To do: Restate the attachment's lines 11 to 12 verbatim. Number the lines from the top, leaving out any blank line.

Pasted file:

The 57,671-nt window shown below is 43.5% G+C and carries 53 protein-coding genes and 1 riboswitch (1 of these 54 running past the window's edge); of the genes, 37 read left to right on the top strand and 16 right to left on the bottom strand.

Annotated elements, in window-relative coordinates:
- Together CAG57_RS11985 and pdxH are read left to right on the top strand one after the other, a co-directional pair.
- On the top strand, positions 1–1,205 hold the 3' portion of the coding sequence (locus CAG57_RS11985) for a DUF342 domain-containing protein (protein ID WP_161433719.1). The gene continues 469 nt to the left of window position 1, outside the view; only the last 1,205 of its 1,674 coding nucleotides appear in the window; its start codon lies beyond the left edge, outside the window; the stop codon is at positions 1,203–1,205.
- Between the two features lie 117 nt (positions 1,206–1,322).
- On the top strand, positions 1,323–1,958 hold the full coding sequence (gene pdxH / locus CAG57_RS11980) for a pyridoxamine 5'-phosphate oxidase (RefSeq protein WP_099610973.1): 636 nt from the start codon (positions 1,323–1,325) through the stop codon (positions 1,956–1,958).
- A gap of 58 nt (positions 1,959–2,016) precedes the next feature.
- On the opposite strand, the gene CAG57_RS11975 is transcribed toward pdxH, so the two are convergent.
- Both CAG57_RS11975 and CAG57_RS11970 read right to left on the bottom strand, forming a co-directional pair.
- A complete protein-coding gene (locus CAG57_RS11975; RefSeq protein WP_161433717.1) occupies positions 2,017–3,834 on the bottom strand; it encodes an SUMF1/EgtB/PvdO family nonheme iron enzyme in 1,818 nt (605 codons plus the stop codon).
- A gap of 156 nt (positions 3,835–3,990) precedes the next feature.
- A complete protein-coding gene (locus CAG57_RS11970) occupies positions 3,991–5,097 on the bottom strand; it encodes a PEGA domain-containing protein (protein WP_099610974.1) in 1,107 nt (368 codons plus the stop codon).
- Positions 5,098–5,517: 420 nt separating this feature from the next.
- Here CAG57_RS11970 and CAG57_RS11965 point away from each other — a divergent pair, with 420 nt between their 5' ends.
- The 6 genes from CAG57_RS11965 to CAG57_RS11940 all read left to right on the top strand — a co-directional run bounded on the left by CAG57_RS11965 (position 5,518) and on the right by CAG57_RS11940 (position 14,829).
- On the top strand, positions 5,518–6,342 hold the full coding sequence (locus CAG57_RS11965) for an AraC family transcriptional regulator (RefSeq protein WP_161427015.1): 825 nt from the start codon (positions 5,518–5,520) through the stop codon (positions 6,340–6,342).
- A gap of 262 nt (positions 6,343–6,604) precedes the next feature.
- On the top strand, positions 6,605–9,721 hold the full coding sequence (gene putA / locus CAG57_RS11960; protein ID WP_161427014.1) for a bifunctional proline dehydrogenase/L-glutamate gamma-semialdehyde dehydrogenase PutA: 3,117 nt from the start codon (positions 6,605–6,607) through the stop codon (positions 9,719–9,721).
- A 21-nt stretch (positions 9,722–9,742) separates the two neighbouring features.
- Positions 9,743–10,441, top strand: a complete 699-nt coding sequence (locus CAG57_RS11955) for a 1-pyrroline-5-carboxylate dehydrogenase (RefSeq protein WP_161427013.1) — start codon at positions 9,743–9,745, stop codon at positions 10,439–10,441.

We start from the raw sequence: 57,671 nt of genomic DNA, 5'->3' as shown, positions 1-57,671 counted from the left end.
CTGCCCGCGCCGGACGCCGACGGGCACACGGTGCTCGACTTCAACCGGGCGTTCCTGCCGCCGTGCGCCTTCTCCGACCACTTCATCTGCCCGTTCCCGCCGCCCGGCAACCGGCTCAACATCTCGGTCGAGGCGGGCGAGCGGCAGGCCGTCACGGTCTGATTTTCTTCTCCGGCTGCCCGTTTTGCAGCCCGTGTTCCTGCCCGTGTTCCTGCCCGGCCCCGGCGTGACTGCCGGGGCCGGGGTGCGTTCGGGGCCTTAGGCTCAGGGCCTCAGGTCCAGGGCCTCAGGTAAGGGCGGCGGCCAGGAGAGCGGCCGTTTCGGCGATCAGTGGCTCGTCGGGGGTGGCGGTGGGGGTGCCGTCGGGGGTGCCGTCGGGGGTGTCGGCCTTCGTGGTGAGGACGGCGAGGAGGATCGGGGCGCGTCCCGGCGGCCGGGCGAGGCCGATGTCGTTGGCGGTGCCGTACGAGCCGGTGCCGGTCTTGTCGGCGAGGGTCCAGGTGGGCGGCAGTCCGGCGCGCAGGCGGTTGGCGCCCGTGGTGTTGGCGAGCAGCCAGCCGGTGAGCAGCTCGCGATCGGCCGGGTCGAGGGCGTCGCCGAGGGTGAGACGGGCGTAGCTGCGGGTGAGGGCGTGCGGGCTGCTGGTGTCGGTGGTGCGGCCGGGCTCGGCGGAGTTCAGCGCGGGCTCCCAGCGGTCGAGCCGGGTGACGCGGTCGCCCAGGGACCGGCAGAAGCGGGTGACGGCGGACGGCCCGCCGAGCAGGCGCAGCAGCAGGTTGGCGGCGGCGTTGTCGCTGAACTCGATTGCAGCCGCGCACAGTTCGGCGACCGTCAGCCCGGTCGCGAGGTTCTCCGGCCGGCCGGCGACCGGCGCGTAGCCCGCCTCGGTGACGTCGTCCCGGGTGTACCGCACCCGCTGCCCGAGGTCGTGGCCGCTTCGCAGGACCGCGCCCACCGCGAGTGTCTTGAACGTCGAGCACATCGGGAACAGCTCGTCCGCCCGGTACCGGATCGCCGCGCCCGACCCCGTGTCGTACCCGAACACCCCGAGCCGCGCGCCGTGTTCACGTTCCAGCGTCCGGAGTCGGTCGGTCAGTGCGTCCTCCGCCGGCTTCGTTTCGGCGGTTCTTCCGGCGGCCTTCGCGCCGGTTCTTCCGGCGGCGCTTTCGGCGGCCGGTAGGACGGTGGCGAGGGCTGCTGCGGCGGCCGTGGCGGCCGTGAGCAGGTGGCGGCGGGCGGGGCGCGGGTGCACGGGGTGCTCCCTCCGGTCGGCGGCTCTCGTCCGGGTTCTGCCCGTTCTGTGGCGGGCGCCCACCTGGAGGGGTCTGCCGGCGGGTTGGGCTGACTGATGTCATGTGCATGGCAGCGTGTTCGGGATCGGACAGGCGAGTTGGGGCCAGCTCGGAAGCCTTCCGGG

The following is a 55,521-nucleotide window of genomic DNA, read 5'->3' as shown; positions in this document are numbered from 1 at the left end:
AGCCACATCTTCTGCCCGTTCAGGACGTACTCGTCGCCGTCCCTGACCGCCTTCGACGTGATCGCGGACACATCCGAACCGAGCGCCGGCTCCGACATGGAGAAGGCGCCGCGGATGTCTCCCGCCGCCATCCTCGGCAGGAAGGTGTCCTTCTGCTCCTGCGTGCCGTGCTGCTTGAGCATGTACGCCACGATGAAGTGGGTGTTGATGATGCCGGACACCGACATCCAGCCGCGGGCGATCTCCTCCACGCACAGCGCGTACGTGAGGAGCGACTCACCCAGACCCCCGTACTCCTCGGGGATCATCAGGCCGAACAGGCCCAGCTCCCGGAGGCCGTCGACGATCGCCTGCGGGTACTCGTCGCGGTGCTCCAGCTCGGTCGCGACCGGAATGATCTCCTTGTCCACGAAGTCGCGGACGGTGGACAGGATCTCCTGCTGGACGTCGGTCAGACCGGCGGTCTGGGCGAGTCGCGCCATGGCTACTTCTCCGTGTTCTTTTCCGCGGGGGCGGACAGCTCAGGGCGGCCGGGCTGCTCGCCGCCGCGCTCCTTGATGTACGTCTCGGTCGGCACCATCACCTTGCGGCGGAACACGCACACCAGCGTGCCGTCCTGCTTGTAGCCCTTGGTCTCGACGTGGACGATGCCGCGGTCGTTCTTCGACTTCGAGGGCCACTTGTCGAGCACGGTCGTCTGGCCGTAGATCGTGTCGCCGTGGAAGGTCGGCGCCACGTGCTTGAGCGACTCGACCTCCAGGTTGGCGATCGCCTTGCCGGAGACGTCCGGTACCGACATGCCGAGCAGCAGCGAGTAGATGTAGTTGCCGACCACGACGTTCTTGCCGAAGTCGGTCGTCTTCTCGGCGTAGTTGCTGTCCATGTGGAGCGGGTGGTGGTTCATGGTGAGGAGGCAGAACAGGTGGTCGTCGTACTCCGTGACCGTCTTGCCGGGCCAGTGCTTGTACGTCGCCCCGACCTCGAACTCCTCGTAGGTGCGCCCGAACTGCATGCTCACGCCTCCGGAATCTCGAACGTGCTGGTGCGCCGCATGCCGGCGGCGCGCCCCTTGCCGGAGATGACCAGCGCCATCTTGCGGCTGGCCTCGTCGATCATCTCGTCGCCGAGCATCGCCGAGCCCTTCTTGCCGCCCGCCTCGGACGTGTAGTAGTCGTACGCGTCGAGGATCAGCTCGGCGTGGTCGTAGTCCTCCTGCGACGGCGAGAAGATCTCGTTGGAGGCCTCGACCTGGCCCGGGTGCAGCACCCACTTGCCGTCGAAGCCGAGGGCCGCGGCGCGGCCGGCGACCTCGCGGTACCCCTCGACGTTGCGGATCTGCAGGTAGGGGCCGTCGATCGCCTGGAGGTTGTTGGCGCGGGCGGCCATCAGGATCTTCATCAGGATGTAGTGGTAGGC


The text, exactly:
- A gap of 156 nt (positions 3,835–3,990) precedes the next feature.
- A complete protein-coding gene (locus CAG57_RS11970) occupies positions 3,991–5,097 on the bottom strand; it encodes a PEGA domain-containing protein (protein WP_099610974.1) in 1,107 nt (368 codons plus the stop codon).